As evenings go, beating Italian giants Juventus 4-0 in front of a packed Stamford Bridge to celebrate your 50th game in charge must have been up there for Thomas Tuchel.
The Chelsea manager reached his half-century with a resoundingly dominant performance in the Champions League on Tuesday, his players epitomising everything which has been positive under his tenure.
Statistics show his first 50 matches have outstripped elite Premier League rivals like Manchester City's Pep Guardiola and Liverpool's Jurgen Klopp's comparative records, with more wins and far fewer goals conceded than both.
But how impressive have they actually been? Is there anything to improve on? And what does the next 50 look like? Sportsmail takes a deep dive into Tuchel's spectacular start at Stamford Bridge...
Thomas Tuchel's first 50 matches as Chelsea boss outstrips Pep Guardiola and Jurgen Klopp
An inauspicious first match
A frustrating 0-0 draw at home to Wolves on January 28 was not the auspicious start many had hoped for after the sacking of club legend Frank Lampard, who many observers felt could have been given a little more time.
That point, secured after Pedro Neto hit the crossbar with a one-on-one, pushed them up to eighth, three points behind Tottenham and Everton, who had played two games fewer.
Ten months on, the Blues are light years ahead of those two teams, and if you peek at the league table now, you can see why Roman Abramovich chose to twist rather than stick with Lampard.
Chelsea are top - not a false position either - are three clear of City and four clear of Liverpool, having conceded a league-low four goals in 12 games and scored 30 this campaign, second only to City.
They've been transformed from a side lying in mid-table halfway through last season to genuine title contenders, and, theoretically, are still on for an admittedly unlikely quadruple, including a defence of their Champions League crown.
Tuchel has a better record than Pep Guardiola and Jurgen Klopp in his first 50 matches
What do the numbers say?
The statistics read 32 wins, 11 draws and seven losses from Tuchel's first 50 matches, with 81 scored and 24 conceded, plus two trophies - the Champions League and UEFA Super Cup.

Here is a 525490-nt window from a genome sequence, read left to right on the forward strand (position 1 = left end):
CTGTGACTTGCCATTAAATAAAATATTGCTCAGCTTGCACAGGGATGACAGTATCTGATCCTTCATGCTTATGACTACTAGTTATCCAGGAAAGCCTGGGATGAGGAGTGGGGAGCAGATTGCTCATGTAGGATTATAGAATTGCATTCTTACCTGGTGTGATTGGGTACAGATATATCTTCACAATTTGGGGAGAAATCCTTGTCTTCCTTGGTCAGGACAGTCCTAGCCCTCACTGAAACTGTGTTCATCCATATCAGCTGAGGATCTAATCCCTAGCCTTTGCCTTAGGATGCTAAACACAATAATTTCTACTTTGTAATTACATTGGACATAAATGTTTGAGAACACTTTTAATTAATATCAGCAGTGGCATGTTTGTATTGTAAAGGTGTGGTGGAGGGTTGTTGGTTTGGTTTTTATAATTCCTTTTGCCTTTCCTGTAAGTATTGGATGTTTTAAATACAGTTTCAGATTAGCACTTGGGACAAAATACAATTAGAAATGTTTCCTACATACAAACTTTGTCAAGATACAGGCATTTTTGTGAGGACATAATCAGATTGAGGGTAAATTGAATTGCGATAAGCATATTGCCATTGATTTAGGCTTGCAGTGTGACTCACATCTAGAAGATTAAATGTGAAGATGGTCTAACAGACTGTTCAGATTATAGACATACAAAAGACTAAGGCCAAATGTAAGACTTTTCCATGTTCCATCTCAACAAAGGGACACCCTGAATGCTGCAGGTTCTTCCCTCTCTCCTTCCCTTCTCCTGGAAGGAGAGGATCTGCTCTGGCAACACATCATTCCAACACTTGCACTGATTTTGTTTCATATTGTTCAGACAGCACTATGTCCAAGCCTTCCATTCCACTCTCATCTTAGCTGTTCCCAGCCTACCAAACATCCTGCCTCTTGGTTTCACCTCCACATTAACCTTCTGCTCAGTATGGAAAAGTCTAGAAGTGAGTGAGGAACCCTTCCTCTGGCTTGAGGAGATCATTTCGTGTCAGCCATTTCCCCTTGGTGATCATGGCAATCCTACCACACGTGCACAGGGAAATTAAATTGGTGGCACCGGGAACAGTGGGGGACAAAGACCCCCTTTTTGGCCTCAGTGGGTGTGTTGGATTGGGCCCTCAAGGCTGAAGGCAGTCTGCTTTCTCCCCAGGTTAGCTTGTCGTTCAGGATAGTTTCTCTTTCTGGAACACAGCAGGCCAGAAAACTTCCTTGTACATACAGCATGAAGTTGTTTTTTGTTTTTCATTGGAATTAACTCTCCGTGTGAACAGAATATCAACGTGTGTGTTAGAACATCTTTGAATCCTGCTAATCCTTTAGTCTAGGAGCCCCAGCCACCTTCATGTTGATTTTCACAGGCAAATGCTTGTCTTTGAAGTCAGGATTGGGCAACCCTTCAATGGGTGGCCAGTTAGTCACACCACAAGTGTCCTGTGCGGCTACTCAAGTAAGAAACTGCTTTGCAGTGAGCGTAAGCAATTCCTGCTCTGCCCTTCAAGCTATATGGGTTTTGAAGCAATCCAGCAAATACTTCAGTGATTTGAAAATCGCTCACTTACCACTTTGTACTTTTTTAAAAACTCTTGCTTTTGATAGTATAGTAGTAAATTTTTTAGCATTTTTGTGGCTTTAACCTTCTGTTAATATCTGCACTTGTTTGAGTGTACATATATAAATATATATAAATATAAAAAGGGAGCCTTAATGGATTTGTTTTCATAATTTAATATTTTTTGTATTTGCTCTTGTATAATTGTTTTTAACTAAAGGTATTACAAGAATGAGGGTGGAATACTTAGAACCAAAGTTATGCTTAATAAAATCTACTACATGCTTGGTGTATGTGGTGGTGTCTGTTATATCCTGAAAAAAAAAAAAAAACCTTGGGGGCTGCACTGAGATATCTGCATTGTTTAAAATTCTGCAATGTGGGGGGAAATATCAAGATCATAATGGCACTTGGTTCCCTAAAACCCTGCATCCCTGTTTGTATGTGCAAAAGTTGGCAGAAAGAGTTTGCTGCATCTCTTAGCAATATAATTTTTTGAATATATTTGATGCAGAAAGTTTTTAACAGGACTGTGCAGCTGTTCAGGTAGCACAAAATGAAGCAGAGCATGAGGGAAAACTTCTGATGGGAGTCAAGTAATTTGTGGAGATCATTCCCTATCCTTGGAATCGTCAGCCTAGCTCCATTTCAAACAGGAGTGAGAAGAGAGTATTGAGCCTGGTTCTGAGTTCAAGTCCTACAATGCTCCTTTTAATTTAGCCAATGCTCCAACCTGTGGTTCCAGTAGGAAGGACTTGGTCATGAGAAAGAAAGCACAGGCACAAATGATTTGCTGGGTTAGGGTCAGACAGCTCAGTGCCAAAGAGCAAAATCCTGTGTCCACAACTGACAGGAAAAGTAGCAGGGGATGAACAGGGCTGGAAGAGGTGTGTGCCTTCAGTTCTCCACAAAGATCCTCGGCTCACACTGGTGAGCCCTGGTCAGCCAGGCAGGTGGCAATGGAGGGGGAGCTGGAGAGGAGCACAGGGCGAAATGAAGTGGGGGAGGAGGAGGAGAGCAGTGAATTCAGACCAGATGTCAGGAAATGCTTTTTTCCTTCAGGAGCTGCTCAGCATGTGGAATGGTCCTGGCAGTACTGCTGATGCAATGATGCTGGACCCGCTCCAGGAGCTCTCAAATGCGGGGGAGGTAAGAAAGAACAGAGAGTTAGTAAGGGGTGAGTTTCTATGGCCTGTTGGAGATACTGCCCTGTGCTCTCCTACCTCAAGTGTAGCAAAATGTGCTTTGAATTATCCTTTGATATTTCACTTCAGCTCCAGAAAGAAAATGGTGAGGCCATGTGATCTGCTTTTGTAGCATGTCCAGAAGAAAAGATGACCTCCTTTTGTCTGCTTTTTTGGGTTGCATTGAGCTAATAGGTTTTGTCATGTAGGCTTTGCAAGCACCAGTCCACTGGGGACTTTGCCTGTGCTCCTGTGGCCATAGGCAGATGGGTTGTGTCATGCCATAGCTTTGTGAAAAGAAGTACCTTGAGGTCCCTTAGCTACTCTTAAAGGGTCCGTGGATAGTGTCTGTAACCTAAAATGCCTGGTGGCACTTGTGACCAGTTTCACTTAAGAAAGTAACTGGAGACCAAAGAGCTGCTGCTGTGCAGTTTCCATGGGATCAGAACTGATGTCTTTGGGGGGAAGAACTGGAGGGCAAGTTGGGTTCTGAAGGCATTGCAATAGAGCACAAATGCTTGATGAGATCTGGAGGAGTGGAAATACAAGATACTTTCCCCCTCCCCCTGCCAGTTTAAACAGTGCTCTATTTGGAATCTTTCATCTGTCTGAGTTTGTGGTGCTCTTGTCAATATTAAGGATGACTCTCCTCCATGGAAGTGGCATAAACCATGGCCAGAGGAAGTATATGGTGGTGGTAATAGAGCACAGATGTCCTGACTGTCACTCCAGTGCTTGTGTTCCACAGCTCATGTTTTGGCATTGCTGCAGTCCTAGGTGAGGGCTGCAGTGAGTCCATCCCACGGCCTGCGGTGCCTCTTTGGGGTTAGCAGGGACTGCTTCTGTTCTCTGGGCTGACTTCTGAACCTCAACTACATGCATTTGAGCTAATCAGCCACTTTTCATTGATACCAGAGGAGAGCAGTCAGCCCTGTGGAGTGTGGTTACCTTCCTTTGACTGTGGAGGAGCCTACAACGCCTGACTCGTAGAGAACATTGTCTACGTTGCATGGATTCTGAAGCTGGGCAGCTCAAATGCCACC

That compares favourably to Guardiola at City (29 wins, 11 draws, 10 losses, 105 scored, 56 conceded) and Klopp at Liverpool (23 wins, 16 draws, 11 losses, 86 scored, 57 conceded), with 107 points compared to 98 and 85 respectively.
The wins at home and away from Stamford Bridge are split equally at 15 each, while beating City at Wembley in the FA Cup semi-final and in Porto in the Champions League final last season were the two victories gained on neutral territory.
Cesar Azpilicueta (left) and Antonio Rudiger (right) have been regulars in a peerless defence
Beating Juventus took Chelsea's unbeaten run to 10, four away from Tuchel's Chelsea record of 14, with fixtures against Manchester United, Watford, high-flying West Ham and Russian side Zenit St Petersburg to come.
His attacking numbers aren't especially outstanding: 13 European sides have scored more goals in that period - including both Liverpool and City, with 89 and 111 respectively.
However, Tuchel's side really come into their own with their defensive statistics, with easily fewer than half the amount of goals conceded in Guardiola and Klopp's first 50 games, and 31 clean sheets underlining the club's peerless backline.
A startlingly impressive record of just 24 goals conceded represents the best of any side in Europe's top leagues since Tuchel took charge,